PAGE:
Aizawl/Agartala, Sep 22 (IANS) Authorities in Mizoram and Tripura, given the high vulnerability of India’s mountainous northeast to earthquakes, are becoming stricter in enforcing official guidelines on the construction of concrete houses and structures.
The Geological Survey of India had earlier notified that the northeastern region could experience a devastating earthquake as the region, according to seismologists, falls in Zone V, the sixth worst quake-prone belt in the world.
‘One building has been demolished recently and owners of 53 others have been asked to bring down theirs as they violated the Building Regulations Act,’ an official of the Aizawl Development Authority (ADA) told reporters.
‘The design of the every concrete structure and buildings must be quake resistant in Mizoram,’ the official stated. He added that the ADA has so far stayed the construction of 158 buildings in the capital and its outskirts.
The ADA has recently received 3,499 applications for construction of buildings, of which 3,257 had been accepted and the remaining either rejected or withdrawn for non-compliance of the guidelines on quake resistance.
‘Most buildings in Aizawl and various parts of Mizoram have been constructed without certain safety measures and the fact that entire Mizoram falls in the worst quake-prone zone, make the state vulnerable,’ former Mizoram chief engineer R.L. Ruala told IANS.
Officials said that chief ministers and chief secretaries of Assam, Mizoram, Meghalaya, Manipur and Tripura held separate review meetings in their respective state capitals Monday and Tuesday and decided to improve the existing infrastructure.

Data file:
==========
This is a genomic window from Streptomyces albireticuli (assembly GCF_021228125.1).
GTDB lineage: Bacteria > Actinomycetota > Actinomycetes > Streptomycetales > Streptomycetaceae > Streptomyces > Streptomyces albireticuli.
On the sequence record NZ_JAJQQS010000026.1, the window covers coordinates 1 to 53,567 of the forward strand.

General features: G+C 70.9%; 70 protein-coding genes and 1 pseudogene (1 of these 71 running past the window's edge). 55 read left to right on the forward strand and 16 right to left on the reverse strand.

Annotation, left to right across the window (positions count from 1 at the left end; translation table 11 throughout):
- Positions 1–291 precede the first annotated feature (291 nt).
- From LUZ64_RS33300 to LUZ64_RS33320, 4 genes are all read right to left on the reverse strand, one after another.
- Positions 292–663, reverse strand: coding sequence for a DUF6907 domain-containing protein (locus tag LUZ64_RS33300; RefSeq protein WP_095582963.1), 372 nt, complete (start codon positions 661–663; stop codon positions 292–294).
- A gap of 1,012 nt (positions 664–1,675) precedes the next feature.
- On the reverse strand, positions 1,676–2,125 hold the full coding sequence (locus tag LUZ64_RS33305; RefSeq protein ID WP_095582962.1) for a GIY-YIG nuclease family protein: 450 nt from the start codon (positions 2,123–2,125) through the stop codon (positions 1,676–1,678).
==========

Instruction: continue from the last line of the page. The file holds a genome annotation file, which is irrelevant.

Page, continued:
The Tripura government also made it mandatory to follow earthquake related guidelines while constructing concrete structure and buildings, specially high-rise.
‘The state’s urban development department has further intensified its supervision of quake-related instructions under the Tripura Building Rules,’ Agartala Municipal Council (AMC) spokesman Pranab Nandy told IANS.
The AMC has ordered the bulldozing of many concrete structures and large buildings in the capital and its outskirts for not meeting stipulations.
The Tripura government has also undertaken an ambitious seismic retrofitting to protect the century-old heritage buildings and palaces, including erstwhile royal castle ‘Ujjayanta Palace’.
The two-storeyed Ujjayanta Palace, which until recently was the Tripura legislative assembly, was constructed by then Maharaja Radhakishore Manikya Bahadur in 1899-1901. The magnificent building was the command centre of the erstwhile princely rulers.
As the Tripura assembly in July finally got its permanent home on the outskirts of the city, it was decided that the Ujjayanta Palace would be turned into a state museum, according to the agreement signed with the ex-separatist outfit All Tripura Tribal Force (ATTF) in March 1993.
A 6.8 magnitude earthquake had rocked large parts of north, east and northeastern India and neighbouring Bangladesh and Nepal last Sunday.